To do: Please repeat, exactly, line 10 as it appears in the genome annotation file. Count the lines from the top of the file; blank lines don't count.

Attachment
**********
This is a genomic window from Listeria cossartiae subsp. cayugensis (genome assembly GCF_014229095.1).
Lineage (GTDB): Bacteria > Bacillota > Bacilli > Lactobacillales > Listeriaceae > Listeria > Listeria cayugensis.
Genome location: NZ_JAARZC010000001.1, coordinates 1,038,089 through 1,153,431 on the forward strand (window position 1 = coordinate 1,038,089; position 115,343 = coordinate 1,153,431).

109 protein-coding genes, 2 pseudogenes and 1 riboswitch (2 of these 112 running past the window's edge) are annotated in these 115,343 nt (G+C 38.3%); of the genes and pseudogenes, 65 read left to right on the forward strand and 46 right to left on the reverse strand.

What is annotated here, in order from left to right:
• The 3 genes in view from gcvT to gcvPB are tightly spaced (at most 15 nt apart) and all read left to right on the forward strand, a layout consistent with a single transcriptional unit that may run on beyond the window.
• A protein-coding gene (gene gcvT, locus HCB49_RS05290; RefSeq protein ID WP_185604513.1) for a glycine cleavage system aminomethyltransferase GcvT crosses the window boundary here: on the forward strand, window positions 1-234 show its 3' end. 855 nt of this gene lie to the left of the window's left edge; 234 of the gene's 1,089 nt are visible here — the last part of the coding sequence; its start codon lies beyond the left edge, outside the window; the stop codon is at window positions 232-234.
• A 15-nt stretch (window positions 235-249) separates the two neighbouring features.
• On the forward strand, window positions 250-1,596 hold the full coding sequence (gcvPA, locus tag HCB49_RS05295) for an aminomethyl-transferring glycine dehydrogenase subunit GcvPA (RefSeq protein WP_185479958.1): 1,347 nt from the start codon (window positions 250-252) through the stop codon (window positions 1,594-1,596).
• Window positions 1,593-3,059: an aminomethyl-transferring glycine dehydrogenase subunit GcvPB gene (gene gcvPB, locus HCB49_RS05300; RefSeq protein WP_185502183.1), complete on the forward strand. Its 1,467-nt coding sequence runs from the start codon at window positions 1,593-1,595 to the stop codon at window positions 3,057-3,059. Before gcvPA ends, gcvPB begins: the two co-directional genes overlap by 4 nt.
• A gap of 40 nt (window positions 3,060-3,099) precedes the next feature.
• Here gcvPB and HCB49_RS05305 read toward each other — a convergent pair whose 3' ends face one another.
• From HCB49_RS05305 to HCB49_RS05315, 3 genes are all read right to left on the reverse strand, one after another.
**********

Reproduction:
• Window positions 1,593-3,059: an aminomethyl-transferring glycine dehydrogenase subunit GcvPB gene (gene gcvPB, locus HCB49_RS05300; RefSeq protein WP_185502183.1), complete on the forward strand. Its 1,467-nt coding sequence runs from the start codon at window positions 1,593-1,595 to the stop codon at window positions 3,057-3,059. Before gcvPA ends, gcvPB begins: the two co-directional genes overlap by 4 nt.